The US Is Running Out of Bombs — and It May Soon Struggle to Make More

Key suppliers for weapons such as the AIM-120 advanced medium-range air-to-air missile are fleeing the defense-industrial base, which could have an impact on the ability of America to wage war in the future. (R. Nial Bradshaw/U.S. Air Force)

Key suppliers for weapons such as the AIM-120 advanced medium-range air-to-air missile are fleeing the defense-industrial base, which could have an impact on the ability of America to wage war in the future. (R. Nial Bradshaw/U.S. Air Force)

July 2, 2018 | Source: Defense News, defensenews.com, 22 May 2018, Aaron Mehta

The Pentagon plans to invest more than $20 billion in munitions in its next budget. But whether the industrial base will be there to support such massive buys in the future is up in the air — at a time when America is expending munitions at increasingly intense rates.

The annual Industrial Capabilities report, put out by the Pentagon’s Office of Manufacturing and Industrial Base Policy, has concluded that the industrial base of the munitions sector is particularly strained, something the report blames on the start-and-stop nature of munitions procurement over the last 20 years, as well as the lack of new designs being internally developed.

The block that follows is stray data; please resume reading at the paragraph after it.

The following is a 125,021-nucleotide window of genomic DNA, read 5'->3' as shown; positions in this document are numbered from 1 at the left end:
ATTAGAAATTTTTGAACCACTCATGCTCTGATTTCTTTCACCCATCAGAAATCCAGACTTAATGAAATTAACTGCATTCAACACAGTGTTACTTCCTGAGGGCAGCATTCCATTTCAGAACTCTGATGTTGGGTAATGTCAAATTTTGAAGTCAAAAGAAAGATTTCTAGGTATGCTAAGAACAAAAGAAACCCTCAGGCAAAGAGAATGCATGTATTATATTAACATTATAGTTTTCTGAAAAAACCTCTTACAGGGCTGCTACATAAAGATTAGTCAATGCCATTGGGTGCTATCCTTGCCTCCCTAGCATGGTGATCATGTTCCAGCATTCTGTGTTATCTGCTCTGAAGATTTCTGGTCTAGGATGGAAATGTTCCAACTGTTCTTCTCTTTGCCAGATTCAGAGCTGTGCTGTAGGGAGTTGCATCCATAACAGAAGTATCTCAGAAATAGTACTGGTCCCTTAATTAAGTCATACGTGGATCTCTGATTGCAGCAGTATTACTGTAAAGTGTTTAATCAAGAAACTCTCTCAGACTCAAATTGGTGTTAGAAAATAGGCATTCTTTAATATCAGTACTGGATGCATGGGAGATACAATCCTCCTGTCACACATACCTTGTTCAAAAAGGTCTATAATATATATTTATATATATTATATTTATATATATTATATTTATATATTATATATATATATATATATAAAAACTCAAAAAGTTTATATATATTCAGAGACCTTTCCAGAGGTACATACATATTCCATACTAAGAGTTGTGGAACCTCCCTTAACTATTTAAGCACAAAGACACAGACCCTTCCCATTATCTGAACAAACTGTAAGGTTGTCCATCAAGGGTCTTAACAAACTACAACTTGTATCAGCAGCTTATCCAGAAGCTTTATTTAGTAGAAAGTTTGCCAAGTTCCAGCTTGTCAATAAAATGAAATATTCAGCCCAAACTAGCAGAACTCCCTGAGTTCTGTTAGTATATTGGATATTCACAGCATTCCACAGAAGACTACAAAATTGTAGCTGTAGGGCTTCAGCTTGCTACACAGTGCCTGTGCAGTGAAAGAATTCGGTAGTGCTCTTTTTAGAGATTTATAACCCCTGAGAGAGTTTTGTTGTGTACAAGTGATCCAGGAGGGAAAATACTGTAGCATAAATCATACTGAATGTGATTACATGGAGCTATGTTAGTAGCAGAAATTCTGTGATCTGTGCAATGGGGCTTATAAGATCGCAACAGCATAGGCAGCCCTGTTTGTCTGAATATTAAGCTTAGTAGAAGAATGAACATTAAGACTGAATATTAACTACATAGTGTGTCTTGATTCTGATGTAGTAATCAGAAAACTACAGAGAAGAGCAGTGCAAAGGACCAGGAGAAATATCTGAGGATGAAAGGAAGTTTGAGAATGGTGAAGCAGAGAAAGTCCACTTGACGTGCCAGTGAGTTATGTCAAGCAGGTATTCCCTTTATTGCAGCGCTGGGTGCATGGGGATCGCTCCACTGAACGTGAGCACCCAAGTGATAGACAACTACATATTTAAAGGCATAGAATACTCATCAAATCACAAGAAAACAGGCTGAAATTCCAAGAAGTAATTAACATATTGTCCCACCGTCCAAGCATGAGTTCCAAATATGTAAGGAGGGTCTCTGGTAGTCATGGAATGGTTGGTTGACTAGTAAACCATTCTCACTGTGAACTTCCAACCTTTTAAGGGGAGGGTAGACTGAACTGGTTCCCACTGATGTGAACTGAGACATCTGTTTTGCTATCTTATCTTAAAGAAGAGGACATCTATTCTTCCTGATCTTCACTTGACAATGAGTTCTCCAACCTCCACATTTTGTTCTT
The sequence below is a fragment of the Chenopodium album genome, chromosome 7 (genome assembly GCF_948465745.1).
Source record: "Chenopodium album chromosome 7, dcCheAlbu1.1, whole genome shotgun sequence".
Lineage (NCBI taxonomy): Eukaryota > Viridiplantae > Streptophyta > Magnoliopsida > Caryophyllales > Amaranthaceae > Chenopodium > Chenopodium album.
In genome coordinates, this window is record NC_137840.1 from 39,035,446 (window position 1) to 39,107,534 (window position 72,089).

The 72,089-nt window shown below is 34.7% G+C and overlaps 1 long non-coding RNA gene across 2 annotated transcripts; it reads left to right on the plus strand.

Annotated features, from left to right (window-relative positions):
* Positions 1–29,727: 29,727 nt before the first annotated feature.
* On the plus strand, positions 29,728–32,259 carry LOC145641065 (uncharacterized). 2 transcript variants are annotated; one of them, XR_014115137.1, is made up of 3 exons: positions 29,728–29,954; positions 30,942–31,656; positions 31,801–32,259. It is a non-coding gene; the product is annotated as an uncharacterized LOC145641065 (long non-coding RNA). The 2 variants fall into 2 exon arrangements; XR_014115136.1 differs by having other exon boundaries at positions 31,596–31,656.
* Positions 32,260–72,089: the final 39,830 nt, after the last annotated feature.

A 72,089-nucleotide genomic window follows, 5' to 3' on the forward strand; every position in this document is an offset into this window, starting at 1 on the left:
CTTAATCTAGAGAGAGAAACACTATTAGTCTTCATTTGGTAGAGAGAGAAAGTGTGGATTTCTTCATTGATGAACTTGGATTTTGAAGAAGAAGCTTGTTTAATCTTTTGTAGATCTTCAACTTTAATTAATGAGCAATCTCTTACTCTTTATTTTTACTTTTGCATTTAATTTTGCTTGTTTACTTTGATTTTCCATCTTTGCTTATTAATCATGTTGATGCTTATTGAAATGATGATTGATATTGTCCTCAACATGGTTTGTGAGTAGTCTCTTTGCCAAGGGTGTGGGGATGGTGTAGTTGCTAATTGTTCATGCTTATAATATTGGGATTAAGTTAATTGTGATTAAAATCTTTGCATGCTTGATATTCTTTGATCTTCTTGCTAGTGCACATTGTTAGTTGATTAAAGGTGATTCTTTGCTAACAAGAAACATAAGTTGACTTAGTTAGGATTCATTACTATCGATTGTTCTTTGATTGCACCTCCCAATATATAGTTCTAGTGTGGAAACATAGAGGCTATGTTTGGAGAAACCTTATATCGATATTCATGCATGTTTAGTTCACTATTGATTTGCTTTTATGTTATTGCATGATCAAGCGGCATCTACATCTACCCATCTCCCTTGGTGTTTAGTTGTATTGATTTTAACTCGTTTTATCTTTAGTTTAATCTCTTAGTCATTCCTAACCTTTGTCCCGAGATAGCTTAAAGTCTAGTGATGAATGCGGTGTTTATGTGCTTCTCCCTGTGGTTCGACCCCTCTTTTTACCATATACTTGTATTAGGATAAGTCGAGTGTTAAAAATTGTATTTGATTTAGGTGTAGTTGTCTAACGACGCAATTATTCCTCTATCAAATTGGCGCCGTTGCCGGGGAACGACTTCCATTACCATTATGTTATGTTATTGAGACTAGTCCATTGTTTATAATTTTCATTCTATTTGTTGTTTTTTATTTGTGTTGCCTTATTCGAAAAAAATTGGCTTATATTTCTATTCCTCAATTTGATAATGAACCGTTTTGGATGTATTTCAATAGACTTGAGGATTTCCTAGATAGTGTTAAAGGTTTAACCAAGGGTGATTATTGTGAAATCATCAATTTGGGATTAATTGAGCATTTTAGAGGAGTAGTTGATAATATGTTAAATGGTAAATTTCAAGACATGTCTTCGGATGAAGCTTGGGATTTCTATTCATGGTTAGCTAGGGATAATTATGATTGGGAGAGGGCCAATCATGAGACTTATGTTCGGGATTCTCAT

Some suppliers have dropped out entirely, leaving no option for replacing vital materials. Other key suppliers are foreign-owned, with no indigenous capability to produce vital parts and materials ― setting up the risk that a conflict with China could rely on Chinese-made parts.

And the military’s desire to tinker with existing designs rather than create band-new weapons has left the industrial base with a lack of design experience, which means “design skills for critical components within the missile sector industrial base are at risk,” the authors write.


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